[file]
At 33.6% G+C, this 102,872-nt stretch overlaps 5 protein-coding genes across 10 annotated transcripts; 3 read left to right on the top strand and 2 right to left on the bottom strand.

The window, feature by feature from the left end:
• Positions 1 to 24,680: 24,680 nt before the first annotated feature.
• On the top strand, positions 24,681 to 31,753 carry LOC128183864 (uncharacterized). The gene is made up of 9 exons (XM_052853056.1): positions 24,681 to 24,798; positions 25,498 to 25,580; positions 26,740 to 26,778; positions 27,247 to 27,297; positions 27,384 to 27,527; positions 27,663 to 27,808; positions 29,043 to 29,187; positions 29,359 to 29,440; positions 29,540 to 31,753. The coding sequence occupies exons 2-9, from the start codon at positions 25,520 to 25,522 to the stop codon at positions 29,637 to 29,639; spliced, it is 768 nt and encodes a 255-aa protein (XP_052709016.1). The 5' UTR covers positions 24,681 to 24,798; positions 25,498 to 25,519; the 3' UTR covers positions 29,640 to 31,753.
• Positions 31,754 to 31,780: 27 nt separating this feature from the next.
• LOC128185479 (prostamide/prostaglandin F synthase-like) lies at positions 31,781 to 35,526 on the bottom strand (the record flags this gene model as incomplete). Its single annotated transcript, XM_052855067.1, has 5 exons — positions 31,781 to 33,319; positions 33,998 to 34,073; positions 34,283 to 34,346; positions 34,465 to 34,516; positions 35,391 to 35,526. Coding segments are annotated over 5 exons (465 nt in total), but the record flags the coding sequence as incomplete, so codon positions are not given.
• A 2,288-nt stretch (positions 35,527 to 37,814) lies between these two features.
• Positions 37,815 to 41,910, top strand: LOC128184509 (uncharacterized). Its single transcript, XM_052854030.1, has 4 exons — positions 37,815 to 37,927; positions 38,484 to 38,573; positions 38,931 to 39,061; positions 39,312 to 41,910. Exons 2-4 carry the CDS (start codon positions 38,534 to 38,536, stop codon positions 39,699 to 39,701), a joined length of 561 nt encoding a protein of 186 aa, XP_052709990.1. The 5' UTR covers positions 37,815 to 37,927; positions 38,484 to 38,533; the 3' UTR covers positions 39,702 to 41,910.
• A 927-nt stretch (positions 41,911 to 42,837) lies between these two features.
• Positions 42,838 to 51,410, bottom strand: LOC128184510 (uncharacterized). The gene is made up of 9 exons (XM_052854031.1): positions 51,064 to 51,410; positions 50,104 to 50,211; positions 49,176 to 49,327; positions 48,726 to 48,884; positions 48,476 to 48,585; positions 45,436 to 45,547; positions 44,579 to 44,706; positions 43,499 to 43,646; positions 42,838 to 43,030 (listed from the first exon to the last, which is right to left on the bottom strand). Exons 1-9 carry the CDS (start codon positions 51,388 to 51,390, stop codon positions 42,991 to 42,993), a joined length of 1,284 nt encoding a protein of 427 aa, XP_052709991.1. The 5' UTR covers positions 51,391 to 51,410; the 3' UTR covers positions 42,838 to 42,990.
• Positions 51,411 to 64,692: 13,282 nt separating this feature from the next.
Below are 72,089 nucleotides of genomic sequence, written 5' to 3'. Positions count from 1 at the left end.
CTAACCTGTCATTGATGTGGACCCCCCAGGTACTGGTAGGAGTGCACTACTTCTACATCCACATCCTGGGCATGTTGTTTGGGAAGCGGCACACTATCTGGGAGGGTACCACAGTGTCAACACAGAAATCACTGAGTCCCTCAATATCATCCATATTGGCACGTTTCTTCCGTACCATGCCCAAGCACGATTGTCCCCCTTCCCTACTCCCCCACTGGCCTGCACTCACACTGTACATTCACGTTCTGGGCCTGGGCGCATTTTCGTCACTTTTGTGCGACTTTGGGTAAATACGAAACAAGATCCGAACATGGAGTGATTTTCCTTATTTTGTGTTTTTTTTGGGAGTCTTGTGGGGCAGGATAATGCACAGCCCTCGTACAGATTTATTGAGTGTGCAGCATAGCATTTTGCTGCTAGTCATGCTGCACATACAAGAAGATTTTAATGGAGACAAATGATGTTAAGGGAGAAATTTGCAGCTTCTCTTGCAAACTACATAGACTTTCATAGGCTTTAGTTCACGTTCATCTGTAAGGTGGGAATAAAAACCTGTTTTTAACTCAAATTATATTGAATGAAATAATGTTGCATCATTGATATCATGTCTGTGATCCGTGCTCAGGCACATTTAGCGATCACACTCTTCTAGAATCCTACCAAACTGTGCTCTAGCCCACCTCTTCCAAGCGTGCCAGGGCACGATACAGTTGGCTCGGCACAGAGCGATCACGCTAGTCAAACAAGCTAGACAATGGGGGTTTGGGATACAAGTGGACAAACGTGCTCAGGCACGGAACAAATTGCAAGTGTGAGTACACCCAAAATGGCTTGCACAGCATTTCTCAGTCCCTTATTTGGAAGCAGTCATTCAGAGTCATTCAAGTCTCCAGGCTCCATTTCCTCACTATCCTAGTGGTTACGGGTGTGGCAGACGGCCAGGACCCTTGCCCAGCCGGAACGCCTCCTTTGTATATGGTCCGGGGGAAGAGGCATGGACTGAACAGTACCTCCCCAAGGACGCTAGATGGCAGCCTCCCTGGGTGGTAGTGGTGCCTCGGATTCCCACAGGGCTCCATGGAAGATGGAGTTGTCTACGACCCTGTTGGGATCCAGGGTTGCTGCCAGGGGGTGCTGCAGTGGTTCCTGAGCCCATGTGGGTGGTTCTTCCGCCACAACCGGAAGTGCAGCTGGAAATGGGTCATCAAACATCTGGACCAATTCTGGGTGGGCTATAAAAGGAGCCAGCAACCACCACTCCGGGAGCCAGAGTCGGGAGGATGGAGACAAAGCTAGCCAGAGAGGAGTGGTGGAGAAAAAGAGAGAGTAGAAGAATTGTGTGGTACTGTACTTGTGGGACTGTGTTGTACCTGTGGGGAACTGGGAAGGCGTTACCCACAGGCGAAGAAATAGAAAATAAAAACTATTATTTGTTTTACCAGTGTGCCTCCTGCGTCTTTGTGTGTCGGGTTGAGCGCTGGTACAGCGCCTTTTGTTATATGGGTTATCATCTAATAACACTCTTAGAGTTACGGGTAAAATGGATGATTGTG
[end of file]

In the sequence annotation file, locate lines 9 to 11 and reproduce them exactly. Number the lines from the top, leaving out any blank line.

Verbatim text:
• A 927-nt stretch (positions 41,911 to 42,837) lies between these two features.
• Positions 42,838 to 51,410, bottom strand: LOC128184510 (uncharacterized). The gene is made up of 9 exons (XM_052854031.1): positions 51,064 to 51,410; positions 50,104 to 50,211; positions 49,176 to 49,327; positions 48,726 to 48,884; positions 48,476 to 48,585; positions 45,436 to 45,547; positions 44,579 to 44,706; positions 43,499 to 43,646; positions 42,838 to 43,030 (listed from the first exon to the last, which is right to left on the bottom strand). Exons 1-9 carry the CDS (start codon positions 51,388 to 51,390, stop codon positions 42,991 to 42,993), a joined length of 1,284 nt encoding a protein of 427 aa, XP_052709991.1. The 5' UTR covers positions 51,391 to 51,410; the 3' UTR covers positions 42,838 to 42,990.
• Positions 51,411 to 64,692: 13,282 nt separating this feature from the next.